As organizations chase the dream of a data-driven business, the data literacy gap continues to widen. Data is a gold mine that can help organizations drive growth and revenue.
However, while businesses understand the benefits of using data, few have unlocked a culture that enables consistent use of data to create better outcomes across the entire organization, through establishing the most effective courses of action.
Traditional Data Strategies
Traditional data strategies have centered around building specialist teams of data or business intelligence analysts, whose responsibility is to deliver insights to the rest of the organization.
Academic research is now showing that the specialized data strategy is not beneficial for an organization, and open the data for the whole organization is critical to realizing its true potential. An organization will benefit tremendously if data access, data skills, and a culture that empowers data-decision are making it across the organization.
Research from Qlik and Accenture has found that just 21% of full-time employees identify as data literate – which perhaps isn’t surprising when more than one-third (36%) report that little or no time was spent during education learning techniques to use data as a tool to apply into real life and/or workplace situations.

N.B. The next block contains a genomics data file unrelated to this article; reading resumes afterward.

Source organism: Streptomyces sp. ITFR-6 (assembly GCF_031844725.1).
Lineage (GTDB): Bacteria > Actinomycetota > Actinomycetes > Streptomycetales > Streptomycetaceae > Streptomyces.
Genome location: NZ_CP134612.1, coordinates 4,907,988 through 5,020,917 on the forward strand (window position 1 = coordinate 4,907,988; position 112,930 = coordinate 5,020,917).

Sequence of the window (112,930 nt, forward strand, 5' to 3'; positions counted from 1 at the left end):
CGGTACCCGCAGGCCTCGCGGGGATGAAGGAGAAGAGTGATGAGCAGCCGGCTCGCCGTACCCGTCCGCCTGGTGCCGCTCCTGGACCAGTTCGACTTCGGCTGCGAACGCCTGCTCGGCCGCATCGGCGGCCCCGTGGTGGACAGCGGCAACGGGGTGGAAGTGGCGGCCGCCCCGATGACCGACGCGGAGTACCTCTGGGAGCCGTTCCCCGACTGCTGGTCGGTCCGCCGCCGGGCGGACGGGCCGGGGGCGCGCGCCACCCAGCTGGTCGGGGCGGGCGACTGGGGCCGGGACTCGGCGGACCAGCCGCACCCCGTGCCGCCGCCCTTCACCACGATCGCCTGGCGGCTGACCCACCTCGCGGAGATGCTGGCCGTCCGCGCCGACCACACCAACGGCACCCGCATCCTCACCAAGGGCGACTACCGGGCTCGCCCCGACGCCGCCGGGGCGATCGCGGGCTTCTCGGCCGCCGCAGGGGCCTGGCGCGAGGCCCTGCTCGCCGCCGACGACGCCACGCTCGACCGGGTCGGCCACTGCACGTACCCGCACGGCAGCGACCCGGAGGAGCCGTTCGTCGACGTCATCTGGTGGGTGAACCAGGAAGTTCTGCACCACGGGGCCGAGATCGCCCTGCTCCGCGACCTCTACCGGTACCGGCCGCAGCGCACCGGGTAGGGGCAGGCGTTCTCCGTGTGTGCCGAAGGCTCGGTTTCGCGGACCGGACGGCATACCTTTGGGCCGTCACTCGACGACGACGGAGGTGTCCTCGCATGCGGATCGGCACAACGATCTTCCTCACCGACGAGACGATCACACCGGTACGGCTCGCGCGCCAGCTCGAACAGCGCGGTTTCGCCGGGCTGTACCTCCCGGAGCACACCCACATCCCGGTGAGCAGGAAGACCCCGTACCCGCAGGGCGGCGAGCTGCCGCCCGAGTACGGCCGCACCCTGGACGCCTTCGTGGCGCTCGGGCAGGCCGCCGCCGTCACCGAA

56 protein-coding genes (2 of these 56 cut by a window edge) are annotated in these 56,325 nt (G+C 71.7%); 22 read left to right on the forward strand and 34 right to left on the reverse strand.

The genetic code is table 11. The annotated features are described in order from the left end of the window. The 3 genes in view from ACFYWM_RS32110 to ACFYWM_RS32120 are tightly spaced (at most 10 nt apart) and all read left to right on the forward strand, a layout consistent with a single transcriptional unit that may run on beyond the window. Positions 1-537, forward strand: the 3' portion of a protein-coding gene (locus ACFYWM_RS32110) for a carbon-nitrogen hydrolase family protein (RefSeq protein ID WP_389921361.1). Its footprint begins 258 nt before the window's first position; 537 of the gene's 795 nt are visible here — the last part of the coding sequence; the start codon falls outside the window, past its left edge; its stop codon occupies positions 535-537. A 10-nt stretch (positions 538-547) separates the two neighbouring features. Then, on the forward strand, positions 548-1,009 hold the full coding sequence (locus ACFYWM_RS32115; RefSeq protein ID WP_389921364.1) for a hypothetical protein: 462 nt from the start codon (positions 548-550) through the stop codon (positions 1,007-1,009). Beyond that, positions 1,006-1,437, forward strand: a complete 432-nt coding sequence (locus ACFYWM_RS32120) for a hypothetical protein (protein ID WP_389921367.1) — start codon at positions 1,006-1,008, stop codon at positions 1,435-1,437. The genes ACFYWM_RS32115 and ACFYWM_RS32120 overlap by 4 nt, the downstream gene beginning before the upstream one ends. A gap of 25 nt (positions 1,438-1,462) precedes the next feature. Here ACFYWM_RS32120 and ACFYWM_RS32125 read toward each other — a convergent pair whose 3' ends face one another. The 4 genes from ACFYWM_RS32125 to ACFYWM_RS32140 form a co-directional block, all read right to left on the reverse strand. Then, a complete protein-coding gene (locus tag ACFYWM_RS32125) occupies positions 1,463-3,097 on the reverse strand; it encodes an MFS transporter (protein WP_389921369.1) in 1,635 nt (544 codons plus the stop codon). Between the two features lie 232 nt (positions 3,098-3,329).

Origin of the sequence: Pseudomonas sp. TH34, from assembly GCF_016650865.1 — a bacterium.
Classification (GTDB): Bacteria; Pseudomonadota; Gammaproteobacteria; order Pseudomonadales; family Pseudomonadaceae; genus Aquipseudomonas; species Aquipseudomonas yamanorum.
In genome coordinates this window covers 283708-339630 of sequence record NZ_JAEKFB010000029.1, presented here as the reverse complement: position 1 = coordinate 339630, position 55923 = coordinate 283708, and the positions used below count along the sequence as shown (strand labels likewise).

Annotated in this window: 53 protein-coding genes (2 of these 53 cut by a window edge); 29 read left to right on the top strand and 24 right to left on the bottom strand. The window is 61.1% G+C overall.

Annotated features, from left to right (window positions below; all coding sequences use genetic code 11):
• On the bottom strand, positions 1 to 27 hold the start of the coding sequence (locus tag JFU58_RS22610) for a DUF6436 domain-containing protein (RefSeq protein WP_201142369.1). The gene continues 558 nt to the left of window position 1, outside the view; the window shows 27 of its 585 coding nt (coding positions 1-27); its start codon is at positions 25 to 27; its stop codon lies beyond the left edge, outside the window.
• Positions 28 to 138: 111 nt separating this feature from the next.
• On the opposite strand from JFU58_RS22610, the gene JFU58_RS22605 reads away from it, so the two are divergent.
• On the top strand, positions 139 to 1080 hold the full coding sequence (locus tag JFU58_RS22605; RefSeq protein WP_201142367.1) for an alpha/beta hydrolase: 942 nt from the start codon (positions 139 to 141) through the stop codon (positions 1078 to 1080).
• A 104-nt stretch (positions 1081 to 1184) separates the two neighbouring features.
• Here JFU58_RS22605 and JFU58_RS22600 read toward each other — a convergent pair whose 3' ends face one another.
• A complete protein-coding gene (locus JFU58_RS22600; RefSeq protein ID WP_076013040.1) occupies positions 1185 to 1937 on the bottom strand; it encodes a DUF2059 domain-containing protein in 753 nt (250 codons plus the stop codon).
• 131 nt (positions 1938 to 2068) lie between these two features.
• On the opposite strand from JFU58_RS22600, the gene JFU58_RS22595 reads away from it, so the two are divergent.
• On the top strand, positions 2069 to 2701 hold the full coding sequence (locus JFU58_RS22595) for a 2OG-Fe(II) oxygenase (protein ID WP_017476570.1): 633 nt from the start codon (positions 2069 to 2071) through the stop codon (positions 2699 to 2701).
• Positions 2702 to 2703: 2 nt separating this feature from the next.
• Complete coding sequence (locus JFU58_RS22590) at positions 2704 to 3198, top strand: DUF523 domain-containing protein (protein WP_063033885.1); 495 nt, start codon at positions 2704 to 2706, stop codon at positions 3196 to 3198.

This has created a faction between the business’s aspirations for the use of data and employees’ ability to realize them. The human impact of data literacy report found that more than one-third (36%) of overwhelmed global employees report wasting at least an hour a week procrastinating over data-related tasks – while over one-third (36%) will find an alternative method to complete the task without using data, and 14% avoid the task entirely.
Data is undoubtedly extremely powerful when in the hands of those trained to use it. Indeed, employees that identify as data literate feel more empowered and trusted to make better decisions than their non-data literate peers.
Organizations must recognize that the current workforce needs help to realize the true benefits of the data revolution
Addressing this imbalance will, of course, require investment: some organizations are integrating data literacy into existing skills initiatives, providing e-learning courses, or embarking on specialized classroom training. There are also free resources available at the Data Literacy Project, including an adoptive framework to help businesses at the start of their journey.
Close the data literacy gap
The rapid evolution of data within organizations has created a tension between the expected use of data by employees and their ability to confidently use it to take action. This is, in turn, affecting employees’ ability to realize the potential of the data they have access to. The leadership of organizations must take steps to close the data literacy gap.